Album Review: Preetam Sengupta – Patience (NMF Winner Ep 78)

Preetam Sengupta’s music sounds like intricate acoustic folk art. I guess that’s what it is. But you know it’s really difficult to finds a “sounds like” for him, but if you enjoy Gregory Alan Isakov, I think you’ll be happy with this pick.

The album begins with “Dear Alice” where there’s a really nice rolling fingerpicking part on the guitar. Sengupta’s gentle baritone voice lays over the strings. The composition is appropriate, allowing some backing strings to tell some of the story too. The lyrics are about meeting someone special, but there’s enough surrounding circumstances that make the song feel poetic in all the right ways.

“Dream a Little” is a lullaby of sorts. The balance of the strings and Sengupta’s vocal is again really good. On this one he reminds me a bit of Ben Abraham, which is a huge compliment. The dreamy lyrics dance perfectly with the melody. It reminds me just how overproduced most music is these days. Sengupta is “being the hero that we need” with this minimalist, joyful composition.

“FutureWifeLoveSounds” is kind of a funny title. I mean not only that it fuses the words together but… well… teehee. Anyways, the song is full of optimism and joy. It feels like the butterflies you get when you are falling in love with someone. This is one of the most tangibly sweet songs I’ve heard in a long time. This immediately conjures images of moments from my own life. It’s really sweet, honestly.

There are no “skip” tracks on this album. It’s an experience and you should enjoy them all. That said, to keep this Internet readable, I’ll jump over a few here. “Hold On, Love” is another love song. It sounds like he’s trying not to sing too loud because she’s asleep and he’s literally holding her. It fits perfectly with the other love songs on the album.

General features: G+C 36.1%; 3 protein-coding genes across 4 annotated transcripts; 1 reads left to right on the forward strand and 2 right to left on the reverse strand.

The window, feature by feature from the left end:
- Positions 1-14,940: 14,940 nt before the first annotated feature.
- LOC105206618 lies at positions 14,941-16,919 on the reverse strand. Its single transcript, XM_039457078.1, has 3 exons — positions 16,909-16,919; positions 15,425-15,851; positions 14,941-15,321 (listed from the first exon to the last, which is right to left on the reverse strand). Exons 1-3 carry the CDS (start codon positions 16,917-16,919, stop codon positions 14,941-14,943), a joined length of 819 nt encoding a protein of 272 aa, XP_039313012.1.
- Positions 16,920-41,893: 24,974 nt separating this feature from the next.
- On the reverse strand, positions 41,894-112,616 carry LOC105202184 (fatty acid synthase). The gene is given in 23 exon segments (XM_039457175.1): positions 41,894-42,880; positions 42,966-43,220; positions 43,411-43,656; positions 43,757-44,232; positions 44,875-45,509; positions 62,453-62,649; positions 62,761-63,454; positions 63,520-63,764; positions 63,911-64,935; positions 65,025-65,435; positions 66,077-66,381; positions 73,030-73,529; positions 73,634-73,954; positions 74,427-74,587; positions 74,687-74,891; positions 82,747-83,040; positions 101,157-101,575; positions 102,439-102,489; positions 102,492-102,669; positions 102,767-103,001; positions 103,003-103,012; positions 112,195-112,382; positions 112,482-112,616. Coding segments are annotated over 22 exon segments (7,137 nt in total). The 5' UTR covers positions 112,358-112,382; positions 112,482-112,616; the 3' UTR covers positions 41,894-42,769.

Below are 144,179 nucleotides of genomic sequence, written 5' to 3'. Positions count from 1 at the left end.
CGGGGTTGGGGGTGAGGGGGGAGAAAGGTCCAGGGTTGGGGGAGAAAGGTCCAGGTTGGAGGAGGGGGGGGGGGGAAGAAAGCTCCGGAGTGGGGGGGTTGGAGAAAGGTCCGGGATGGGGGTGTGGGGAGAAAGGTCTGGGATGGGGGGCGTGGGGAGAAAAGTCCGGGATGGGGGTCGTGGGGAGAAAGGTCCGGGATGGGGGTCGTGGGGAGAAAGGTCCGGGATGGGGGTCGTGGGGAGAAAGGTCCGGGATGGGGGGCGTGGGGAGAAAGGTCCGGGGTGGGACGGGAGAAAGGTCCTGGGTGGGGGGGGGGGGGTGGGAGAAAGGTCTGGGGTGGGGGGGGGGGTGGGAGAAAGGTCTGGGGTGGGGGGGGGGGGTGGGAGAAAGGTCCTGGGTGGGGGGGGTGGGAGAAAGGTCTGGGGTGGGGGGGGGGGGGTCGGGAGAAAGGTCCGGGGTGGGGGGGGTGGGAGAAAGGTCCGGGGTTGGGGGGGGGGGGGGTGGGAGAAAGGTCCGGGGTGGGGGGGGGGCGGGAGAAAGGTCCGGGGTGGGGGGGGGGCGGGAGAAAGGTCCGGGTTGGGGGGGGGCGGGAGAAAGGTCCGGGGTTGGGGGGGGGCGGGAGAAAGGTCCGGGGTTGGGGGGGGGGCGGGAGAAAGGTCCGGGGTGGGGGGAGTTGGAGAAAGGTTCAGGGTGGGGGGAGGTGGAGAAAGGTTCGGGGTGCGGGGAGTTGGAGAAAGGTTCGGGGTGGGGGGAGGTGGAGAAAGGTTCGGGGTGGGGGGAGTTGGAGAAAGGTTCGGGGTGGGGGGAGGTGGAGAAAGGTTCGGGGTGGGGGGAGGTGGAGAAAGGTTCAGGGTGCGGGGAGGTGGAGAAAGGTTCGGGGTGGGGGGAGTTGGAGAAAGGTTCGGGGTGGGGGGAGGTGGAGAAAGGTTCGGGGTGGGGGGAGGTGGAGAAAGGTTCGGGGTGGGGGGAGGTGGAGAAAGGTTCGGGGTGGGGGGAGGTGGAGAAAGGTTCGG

“Lighthouse” brings back some of the big production from the opener. You can tell immediately why the song needs those extra effects; it’s a song about taking a journey. The metaphor of a lighthouse in life is well worn, but Sengupta brings a freshness to it that works well here. The title track “Patience” is poetic, discussing the album’s main theme of love. Sengupta’s vocal, again, is really good. The balance of vocal and guitar, as I’ve mentioned on other tracks, is really what makes the sound so perfect.

The final track “Long Way Down” really takes a different direction than the rest of the album. It’s rhythmic and will get you moving. It has a bit more of a funky feel. Careful listeners will recognize the lyrics from the previous track. It’s a cool look at how someone can take the same song and interpret it in two fundamentally different ways.

This is an album for indie pop and singer songwriter fans. If you like Isakov or Abraham, you will dig Sengupta’s work. The best tracks on the album are the stripped down acoustic tracks. He’d be great to hear at a coffeeshop or small room gig. Look him up!

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